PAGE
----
On the November ballot, voters in the area will decide on a rematch between Democratic Congressman Gil Cisneros (D-Yorba Linda) and Republican Young Kim, the former state Assemblywoman who lost to Cisneros by fewer than 8,000 votes in 2018.

In the similarly shaped 29th State Senate District, Sen. Ling-Ling Chang (R-Diamond Bar) will defend her seat against Democrat Josh Newman. Newman defeated Chang in the 2016 election, but was recalled by voters in June of 2018, with Chang regaining the seat.

And in the 55th Assembly District, incumbent Phillip Chen (R-Brea) is facing a challenge from Andrew Rodriguez, a Democratic councilman from Walnut.

In these tight races, Democratic candidates are relying on a boost from reliably liberal college voters. According to the California Target Book, “precincts adjacent to college campuses that have high concentration of voters between the ages of 18 to 34 can easily award over 90% of their votes to a Democratic candidate in a typical D vs. R race, and net the Democratic candidate thousands of raw votes.”

The College Democrats at Cal State Fullerton planned to spend the year focusing on those three races, said Andrew Levy, the group’s president.

In 2018, voter engagement surged on the Fullerton campus, with the voting rate increasing by nearly a third over the previous mid-term election. The 2,627 CSU Fullerton students who registered to vote marked the second-highest total of any public school in the state.

“We planned on having a lot of people go and phone bank at the local (California Democratic Party) office and canvass in addition to that,” Levy said of the group’s plans for 2020. “But once COVID-19 hit, it was just kind of a bummer.”

Orange County is one of 15 counties that already mail every voter a ballot, which could help the transition to November’s largely vote-by-mail election. And the hurdle of constantly shifting student addresses could be eased, in part, by the decision of many incoming freshmen to stay home and attend a community college.

“We actually are seeing a huge increase in the number of students who are registering for classes for Fullerton College, for Mount SAC, for Orange Coast, so there’s a lot of students who aren’t going to be moving,” said Jodi Balma, a professor of political science at Fullerton College.

“But it’s a very transient population as far as moving apartment to apartment to dorm to apartment to back home,” Balma said. “And so we do want to make sure that people update their registration data.”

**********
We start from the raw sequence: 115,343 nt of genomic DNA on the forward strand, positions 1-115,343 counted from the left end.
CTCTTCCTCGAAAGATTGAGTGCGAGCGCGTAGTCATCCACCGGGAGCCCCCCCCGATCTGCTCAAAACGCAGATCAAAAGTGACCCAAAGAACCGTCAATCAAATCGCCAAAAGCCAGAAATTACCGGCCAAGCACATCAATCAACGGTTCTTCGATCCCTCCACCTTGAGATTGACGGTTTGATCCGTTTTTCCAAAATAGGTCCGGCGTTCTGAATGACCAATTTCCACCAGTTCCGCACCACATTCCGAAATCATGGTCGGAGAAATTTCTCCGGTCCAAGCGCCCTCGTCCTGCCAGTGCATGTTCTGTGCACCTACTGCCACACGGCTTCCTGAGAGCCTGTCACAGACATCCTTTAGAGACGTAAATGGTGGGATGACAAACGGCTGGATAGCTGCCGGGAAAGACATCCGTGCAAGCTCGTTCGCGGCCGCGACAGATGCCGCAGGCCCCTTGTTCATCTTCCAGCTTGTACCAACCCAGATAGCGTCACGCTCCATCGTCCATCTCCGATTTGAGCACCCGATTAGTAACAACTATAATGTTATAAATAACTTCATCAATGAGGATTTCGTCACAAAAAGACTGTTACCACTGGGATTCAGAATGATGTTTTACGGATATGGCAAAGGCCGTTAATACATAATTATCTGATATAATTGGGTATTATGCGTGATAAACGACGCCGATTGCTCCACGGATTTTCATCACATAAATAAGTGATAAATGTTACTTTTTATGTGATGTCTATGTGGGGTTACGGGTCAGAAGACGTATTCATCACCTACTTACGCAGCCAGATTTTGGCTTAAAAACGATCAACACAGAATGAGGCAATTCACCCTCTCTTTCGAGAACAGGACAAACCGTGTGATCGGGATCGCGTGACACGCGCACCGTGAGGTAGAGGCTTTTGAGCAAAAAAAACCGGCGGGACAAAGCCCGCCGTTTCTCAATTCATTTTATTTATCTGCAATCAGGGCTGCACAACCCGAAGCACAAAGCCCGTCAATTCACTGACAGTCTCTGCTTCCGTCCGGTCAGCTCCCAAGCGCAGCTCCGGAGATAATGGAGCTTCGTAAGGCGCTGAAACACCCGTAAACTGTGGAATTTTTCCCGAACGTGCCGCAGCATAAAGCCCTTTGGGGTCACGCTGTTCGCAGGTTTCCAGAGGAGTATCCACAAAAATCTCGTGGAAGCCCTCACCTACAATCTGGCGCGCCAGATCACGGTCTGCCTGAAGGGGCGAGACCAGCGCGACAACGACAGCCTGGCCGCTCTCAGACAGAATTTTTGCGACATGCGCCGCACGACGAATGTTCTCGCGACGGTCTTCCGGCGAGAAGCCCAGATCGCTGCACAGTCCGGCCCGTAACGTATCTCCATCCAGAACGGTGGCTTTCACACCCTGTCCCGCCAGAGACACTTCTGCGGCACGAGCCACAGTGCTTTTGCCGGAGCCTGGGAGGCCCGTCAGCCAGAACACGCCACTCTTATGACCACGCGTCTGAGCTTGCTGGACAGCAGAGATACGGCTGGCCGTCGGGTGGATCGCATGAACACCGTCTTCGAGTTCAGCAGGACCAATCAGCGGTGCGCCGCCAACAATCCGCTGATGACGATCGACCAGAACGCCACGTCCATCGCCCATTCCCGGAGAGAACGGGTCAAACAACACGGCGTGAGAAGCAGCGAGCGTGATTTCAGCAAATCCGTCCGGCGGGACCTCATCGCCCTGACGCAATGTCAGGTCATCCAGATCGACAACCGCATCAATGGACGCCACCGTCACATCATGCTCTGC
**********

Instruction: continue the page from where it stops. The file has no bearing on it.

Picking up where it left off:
Like Everything Else, Getting Out the Vote Moves Online

Student organizers are hoping to convey this information to their fellow undergrads by adapting their plans to the distanced reality of the fall; with virtual phone banking and social media campaigns replacing registration tables and door-knocking trips.

“The strategy is still the same: ask every student and create cultures of voting on campus. Students helping students vote through peer-to-peer contact has been shown to be the most effective,” said Nic Riani, a rising senior at UCLA and the board chair of the California Public Interest Research Group (CALPIRG) Students, which helps run the state’s Students Vote Project.

“Obviously, we can’t do any of our usual in-person tactics, like waving to students as they walk to class to help them register to vote or going into classes and passing out forms,” Riani said. “But we can hop into Zoom lectures to make announcements and build a network of students that are committing to voting and then call and text those students to help them make a plan to vote.”TAKE OUR SURVEYTell Us Your Thoughts on The California Report

CALPIRG is running a summer internship program, collecting pledges to vote from more than 3,000 college students in California, Riani said. The group plans to call those students in the fall to make sure they are registered to vote at an address where they can receive their mail ballot.

College administrators and faculty will also have an important role in ensuring a successful student vote in the fall.

Presidents and chancellors can serve as powerful lobbying voices as state and county officials decide on the location of polling places and vote centers. And during distanced learning, professors and faculty will have the most direct access to students, Gismondi said, whose Institute for Democracy & Higher Education has a forthcoming report with recommendations to increase student voting.

“Faculty members, no matter what happens in the fall, will be the most important contact point for college students, because they’re really the one group on the university’s side that will have guaranteed contacts with students,” Gismondi said, who encourages professors to facilitate political conversations and spend class time on the mechanics of voting.

“We think that a lot of the things that colleges and universities can and should do under normal circumstances can still happen,” Gismondi added. “It’s going to require some flexibility, it’s going to require some adaptability and it’s going to take some creativity.”